Data Speed Differences

There's a big difference in both voice quality and speed between the CDMA and UMTS networks in the US. Again, that's one of those huge loaded statements that's subject to a ton of different factors. How loaded cells are, what frequency bands carriers are licensed to use in your market, signal strength, and other factors make it impossible to say definitively which is better.

There's really no sugar coating the reputation that AT&T has gained for having issues in a number of notable metropolises, most of which the carrier claims are fixed. The bigger problem is at conferences, where 3G generally stops responding entirely - I've found myself spending the duration of most on EDGE, where things actually work. In those circumstances, the problem is one of network saturation rather than a technical difference between CDMA2000 and UMTS.

 Fastest downstream test I've gotten on the Verizon iPhone

When it comes to data, I've found that EVDO downstream speeds average between 600 and 800 kilobits/s, peaking with the occasional burst up to 2 megabits/s depending on signal quality and load. Upstream speeds sit around 600 kilobits/s with occasional bursts up to around 1 megabits/s. I ran over 230 speedtests using the app on the Verizon iPhone throughout my market all over town. The Verizon iPhone averaged 685 kilobits/s down, 583 kilobits/s up. I saw a maximum downstream rate of 2.24 megabits/s and maximum upstream rate of 1.03 megabits/s. Keep in mind that Verizon's EVDO Rev.A network supports 3.1 megabits/s down and 1.8 megabits/s up per 1.25 MHz channel in theory.

Device Verizon iPhone 4 AT&T iPhone 4
Average Downstream 0.69 Mbps 2.03 Mbps
Maximum Downstream 2.24 Mbps 4.89 Mbps
Average Upstream 0.59 Mbps 1.08 Mbps
Maximum Upstream 1.03 Mbps 1.72 Mbps

I ran the same number of speedtests at the same time and place using the AT&T iPhone 4. In my market, AT&T is allegedly HSDPA 14.4, though I still don't have any devices of the appropriate UMTS class to test and find out. Remember that the iPhone 4 is still a HSPDA 7.2/HSUPA 2.9 device, so it wouldn't make a substantial difference anyhow. I saw an average downstream throughput of 2.02 megabits/s down, 1.08 megabits/s up. Maximum throughput was 4.89 megabits/s down, 1.72 megabits/s up.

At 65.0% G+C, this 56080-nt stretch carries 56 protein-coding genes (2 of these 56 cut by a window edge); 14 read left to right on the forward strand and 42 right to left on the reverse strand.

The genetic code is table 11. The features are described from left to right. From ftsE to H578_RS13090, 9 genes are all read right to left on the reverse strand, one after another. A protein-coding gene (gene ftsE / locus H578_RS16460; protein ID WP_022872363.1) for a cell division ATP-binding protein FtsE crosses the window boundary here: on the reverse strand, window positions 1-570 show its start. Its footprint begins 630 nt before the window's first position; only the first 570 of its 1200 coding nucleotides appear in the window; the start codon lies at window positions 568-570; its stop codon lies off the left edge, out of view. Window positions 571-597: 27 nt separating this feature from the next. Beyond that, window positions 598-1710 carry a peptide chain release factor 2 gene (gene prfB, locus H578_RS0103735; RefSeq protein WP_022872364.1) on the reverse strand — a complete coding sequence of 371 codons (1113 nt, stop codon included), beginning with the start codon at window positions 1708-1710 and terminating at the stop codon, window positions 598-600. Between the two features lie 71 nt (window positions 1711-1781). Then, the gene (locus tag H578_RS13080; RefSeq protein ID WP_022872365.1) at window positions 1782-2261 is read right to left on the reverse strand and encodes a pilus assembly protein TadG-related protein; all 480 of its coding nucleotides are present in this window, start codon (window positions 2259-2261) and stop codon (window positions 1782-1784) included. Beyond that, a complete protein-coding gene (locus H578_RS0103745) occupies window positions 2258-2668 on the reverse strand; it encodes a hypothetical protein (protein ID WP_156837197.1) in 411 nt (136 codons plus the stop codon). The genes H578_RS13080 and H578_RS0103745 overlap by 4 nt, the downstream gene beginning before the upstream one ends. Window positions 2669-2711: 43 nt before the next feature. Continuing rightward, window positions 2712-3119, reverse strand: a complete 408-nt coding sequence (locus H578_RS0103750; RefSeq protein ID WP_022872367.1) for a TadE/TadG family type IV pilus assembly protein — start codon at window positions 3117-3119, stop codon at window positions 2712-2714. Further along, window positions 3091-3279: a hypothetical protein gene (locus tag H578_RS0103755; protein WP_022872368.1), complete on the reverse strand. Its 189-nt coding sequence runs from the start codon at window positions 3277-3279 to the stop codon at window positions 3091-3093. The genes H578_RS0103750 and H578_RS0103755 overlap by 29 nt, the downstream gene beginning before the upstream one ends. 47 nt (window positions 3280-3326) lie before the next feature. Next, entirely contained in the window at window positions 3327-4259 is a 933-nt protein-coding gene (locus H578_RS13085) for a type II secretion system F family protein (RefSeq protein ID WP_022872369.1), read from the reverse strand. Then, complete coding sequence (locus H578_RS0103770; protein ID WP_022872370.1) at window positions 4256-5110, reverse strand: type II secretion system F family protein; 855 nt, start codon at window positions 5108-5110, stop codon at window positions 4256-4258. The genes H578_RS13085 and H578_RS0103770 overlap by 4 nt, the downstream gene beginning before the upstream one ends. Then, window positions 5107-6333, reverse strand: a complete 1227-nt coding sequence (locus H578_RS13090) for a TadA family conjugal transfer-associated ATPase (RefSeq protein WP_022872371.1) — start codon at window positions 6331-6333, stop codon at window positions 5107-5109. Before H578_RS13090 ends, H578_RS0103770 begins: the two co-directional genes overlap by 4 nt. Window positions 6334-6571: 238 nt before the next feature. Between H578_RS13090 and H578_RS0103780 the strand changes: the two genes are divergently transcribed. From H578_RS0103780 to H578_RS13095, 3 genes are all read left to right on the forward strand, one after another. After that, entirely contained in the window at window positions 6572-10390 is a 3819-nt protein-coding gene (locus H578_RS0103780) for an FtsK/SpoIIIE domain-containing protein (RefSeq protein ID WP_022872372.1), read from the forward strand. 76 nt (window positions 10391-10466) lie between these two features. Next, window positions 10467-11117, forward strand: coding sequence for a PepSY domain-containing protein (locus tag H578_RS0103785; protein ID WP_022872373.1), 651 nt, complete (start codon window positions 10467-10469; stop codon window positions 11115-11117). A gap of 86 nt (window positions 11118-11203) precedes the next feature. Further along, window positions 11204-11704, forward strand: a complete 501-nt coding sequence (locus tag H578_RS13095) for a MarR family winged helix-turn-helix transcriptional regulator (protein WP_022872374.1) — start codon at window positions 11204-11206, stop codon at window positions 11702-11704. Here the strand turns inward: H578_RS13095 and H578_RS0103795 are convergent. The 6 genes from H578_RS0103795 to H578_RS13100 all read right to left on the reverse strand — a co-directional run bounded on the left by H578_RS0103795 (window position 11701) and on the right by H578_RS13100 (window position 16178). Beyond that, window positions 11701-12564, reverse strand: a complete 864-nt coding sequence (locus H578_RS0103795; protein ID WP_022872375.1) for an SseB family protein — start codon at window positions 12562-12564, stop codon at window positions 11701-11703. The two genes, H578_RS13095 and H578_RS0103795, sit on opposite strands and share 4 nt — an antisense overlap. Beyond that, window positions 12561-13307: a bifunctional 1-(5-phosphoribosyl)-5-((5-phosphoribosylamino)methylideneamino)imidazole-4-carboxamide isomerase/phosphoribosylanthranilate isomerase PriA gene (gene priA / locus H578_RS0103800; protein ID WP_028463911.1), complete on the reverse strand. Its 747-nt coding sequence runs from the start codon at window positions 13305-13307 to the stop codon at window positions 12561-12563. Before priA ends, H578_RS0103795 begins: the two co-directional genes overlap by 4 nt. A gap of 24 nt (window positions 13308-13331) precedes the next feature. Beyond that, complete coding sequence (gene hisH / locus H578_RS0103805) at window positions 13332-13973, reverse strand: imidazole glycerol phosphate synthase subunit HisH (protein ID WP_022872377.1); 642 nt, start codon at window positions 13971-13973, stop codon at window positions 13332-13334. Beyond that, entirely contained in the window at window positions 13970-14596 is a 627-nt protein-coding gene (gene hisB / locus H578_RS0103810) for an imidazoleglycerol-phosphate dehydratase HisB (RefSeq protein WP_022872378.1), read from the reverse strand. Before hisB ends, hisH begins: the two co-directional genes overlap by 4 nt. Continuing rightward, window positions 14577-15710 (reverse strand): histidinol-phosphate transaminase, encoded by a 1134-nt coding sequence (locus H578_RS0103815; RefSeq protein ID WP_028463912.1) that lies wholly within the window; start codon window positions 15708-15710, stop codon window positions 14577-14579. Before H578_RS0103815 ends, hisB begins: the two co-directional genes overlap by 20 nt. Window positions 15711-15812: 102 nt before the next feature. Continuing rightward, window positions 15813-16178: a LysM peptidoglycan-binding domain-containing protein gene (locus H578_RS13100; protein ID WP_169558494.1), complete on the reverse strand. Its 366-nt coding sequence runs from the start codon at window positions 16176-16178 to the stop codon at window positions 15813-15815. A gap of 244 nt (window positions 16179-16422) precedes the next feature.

I'd say that when it comes to average speed, results like these are pretty typical for comparing Verizon's EVDO Rev.A data to AT&T HSPA data. In pretty average locations (I tested throughout a mall, driving around, in residential, e.t.c.) AT&T is simply faster - there is a tradeoff however. The other consideration is how Verizon's 1xRTT data compares to GSM's GPRS and EDGE. 1xRTT links are 154 kilobits/s up and down, EDGE can be around 200 kilobits/s down, and GPRS is abysmally slow.

Subjectively, the tradeoff between AT&T and Verizon data is one between speed and coverage. While AT&T is much faster close to the cell center, at the edges throughput can suffer substantially. Anecdotally Verizon EVDO throughput seems to be much more uniform throughout the cell, even out at cell edge. Some of my fastest 2 Mbps results on the Verizon iPhone were below -80 dBm.

Personal Hotspot

A huge difference between the two iPhones is the presence of WiFi hotspot functionality. Get the appropriate $20/month add-on, and you can turn the iPhone into a wireless router without having to jailbreak and use something like MyWi.

The hotspot puts you behind a NAT, on 172.20.10.x subnet. Configuration is easy - just toggle it from under network or on the first page of settings, and it'll prompt you that it's about to enable Bluetooth or WiFi appropriately. Configuration options are scant. Encryption always is WPA-PSK, there's no WPA2 or WEP option. The hotspot SSID is also always your phone name, so expect to see lots of "Brad's iPhone" and the cliché "Titanic" AP names pop up at cafes and conferences very soon. Also, the hotspot connects clients at the standard 802.11n rate for 1 spatial stream - 72 Mbps. 


When the hotspot is on, you're not actually shown anything. Only when users connect does a blue strip appear just like the green call-in-progress one. Tapping on that brings you immediately into the hotspot settings page. That actually is a bit frustrating if you've got the hotspot going for a friend but want to browse on the phone and use the scroll-to-top gesture.

I've been hammering on the hotspot for a while and have yet to encounter any instability or crashing. Implementation here seems spot-on and stable. Of course, you're still subject to the same simultaneous text/voice and data constraints, but the pause is handled elegantly on clients.

One other notable thing - I'm running iOS 4.3 beta 3 on one of my AT&T iPhone 4s, and noticed that the hotspot logo appears in the place of the WiFi symbol when connected to the Verizon iPhone 4 hotspot. It's the same weird chain-looking symbol. It's very strange that the device can tell it's connected to another iPhone - perhaps a future feature?